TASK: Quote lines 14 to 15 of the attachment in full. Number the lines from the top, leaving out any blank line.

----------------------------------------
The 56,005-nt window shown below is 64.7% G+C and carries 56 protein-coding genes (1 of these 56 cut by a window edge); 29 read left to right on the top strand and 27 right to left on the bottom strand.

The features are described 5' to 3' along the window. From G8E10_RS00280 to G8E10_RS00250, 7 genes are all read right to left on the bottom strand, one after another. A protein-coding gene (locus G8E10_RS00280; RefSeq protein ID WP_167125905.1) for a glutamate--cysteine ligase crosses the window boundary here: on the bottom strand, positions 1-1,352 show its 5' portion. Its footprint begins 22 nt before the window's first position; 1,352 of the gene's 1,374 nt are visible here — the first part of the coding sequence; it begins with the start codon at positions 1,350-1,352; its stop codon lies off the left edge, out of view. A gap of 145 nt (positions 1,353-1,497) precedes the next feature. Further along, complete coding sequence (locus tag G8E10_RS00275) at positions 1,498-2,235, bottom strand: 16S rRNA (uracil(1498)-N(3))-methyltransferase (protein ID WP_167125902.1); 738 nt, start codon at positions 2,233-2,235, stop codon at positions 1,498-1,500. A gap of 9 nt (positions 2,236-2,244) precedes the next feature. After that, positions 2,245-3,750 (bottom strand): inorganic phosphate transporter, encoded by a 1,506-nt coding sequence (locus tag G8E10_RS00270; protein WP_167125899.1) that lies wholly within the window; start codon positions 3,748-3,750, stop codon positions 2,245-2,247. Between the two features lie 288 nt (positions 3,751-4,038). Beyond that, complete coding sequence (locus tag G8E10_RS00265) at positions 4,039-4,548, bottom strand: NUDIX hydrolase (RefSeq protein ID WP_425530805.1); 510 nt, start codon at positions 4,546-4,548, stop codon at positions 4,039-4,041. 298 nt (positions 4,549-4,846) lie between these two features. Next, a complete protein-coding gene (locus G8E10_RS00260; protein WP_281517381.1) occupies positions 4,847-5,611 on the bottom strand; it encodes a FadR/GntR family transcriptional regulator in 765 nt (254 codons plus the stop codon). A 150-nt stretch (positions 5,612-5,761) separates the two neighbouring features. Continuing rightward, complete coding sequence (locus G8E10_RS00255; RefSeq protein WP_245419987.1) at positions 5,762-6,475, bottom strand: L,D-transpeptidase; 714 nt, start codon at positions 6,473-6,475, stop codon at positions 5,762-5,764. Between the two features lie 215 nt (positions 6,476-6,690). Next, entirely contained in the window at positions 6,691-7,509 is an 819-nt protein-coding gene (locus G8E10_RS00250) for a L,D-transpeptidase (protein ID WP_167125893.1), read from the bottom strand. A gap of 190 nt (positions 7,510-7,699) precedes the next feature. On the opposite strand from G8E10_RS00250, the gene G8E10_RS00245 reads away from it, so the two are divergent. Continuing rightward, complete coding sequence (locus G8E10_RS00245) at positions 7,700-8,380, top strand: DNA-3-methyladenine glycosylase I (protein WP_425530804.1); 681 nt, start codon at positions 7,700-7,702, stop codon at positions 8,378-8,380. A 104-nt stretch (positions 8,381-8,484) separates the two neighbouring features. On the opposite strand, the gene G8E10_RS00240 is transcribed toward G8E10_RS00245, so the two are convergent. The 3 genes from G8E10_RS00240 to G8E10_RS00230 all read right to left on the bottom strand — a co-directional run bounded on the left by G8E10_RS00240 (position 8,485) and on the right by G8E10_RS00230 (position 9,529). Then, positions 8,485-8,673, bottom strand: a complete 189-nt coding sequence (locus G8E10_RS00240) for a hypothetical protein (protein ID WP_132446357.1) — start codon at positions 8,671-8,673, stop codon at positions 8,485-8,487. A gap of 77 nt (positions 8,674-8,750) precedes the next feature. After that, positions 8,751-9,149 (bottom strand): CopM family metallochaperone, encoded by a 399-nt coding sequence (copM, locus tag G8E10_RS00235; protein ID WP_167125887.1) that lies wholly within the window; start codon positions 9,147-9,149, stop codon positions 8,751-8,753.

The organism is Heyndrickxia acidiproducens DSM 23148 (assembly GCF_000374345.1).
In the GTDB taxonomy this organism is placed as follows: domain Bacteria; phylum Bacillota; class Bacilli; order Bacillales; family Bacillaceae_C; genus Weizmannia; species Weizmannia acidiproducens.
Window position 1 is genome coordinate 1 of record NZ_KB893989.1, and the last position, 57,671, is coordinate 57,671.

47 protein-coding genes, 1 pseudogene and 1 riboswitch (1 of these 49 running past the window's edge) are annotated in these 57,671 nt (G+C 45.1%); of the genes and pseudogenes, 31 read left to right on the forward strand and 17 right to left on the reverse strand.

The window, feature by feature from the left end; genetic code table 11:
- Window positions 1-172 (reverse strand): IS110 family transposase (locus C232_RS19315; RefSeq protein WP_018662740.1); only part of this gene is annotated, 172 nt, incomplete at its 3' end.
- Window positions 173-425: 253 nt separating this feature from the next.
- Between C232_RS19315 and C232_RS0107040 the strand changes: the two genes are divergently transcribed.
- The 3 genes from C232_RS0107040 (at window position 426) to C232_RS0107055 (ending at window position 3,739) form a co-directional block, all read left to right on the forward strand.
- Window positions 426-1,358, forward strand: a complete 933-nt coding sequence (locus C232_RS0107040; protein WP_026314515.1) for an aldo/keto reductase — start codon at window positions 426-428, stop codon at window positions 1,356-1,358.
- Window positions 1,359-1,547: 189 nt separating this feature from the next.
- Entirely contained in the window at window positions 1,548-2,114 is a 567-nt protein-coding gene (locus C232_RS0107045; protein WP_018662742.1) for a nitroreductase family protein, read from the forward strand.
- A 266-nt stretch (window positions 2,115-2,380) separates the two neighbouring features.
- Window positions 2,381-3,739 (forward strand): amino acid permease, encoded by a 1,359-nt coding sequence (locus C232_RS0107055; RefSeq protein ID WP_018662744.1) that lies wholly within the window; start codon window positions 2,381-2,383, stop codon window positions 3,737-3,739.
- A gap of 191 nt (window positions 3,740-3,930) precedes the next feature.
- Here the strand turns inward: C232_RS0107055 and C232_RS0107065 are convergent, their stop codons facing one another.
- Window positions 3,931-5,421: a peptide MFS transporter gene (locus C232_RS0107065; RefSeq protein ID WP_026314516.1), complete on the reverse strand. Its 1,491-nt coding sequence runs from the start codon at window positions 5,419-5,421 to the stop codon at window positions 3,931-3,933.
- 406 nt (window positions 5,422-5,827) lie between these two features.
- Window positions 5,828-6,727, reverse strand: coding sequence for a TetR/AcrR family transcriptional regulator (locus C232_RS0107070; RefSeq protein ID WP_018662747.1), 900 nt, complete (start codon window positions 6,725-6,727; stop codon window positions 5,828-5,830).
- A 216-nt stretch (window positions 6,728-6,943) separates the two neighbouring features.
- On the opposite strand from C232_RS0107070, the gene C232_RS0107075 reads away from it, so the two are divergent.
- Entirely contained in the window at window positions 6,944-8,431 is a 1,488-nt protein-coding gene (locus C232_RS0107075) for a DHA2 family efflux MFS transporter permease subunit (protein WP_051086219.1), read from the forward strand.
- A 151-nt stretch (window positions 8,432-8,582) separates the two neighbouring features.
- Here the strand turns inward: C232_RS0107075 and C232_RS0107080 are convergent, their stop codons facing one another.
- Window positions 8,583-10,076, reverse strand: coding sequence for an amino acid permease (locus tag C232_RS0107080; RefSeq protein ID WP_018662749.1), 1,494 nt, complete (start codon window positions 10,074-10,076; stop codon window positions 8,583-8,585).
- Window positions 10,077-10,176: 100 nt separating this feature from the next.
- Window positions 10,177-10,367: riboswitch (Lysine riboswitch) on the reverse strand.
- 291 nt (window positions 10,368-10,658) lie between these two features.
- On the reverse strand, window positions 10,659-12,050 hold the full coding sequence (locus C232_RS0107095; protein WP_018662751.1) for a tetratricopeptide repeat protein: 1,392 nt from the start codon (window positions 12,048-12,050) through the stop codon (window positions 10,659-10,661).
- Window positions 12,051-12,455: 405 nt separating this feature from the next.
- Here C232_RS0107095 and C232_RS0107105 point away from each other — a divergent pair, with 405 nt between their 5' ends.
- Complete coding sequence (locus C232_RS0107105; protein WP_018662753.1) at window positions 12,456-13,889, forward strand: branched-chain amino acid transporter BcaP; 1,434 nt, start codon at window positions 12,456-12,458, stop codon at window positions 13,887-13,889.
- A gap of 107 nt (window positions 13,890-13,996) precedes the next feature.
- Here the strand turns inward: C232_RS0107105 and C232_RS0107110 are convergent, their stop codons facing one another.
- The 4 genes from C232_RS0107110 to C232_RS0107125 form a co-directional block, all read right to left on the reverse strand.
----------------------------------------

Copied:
- Entirely contained in the window at window positions 1,548-2,114 is a 567-nt protein-coding gene (locus C232_RS0107045; protein WP_018662742.1) for a nitroreductase family protein, read from the forward strand.
- A 266-nt stretch (window positions 2,115-2,380) separates the two neighbouring features.